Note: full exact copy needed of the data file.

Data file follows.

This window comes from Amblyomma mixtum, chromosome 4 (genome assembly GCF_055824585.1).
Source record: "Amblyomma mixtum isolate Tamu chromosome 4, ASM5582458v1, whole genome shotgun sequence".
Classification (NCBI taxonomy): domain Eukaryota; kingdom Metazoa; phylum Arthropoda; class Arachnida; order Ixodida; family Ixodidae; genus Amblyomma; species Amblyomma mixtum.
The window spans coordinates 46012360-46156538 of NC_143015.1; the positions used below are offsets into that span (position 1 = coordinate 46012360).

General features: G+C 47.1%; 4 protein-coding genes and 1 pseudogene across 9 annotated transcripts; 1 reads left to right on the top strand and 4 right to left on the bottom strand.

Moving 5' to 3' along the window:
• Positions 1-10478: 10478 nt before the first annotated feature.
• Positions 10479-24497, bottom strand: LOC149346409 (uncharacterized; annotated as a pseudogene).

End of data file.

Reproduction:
This window comes from Amblyomma mixtum, chromosome 4 (genome assembly GCF_055824585.1).
Source record: "Amblyomma mixtum isolate Tamu chromosome 4, ASM5582458v1, whole genome shotgun sequence".
Classification (NCBI taxonomy): domain Eukaryota; kingdom Metazoa; phylum Arthropoda; class Arachnida; order Ixodida; family Ixodidae; genus Amblyomma; species Amblyomma mixtum.
The window spans coordinates 46012360-46156538 of NC_143015.1; the positions used below are offsets into that span (position 1 = coordinate 46012360).

General features: G+C 47.1%; 4 protein-coding genes and 1 pseudogene across 9 annotated transcripts; 1 reads left to right on the top strand and 4 right to left on the bottom strand.

Moving 5' to 3' along the window:
• Positions 1-10478: 10478 nt before the first annotated feature.
• Positions 10479-24497, bottom strand: LOC149346409 (uncharacterized; annotated as a pseudogene).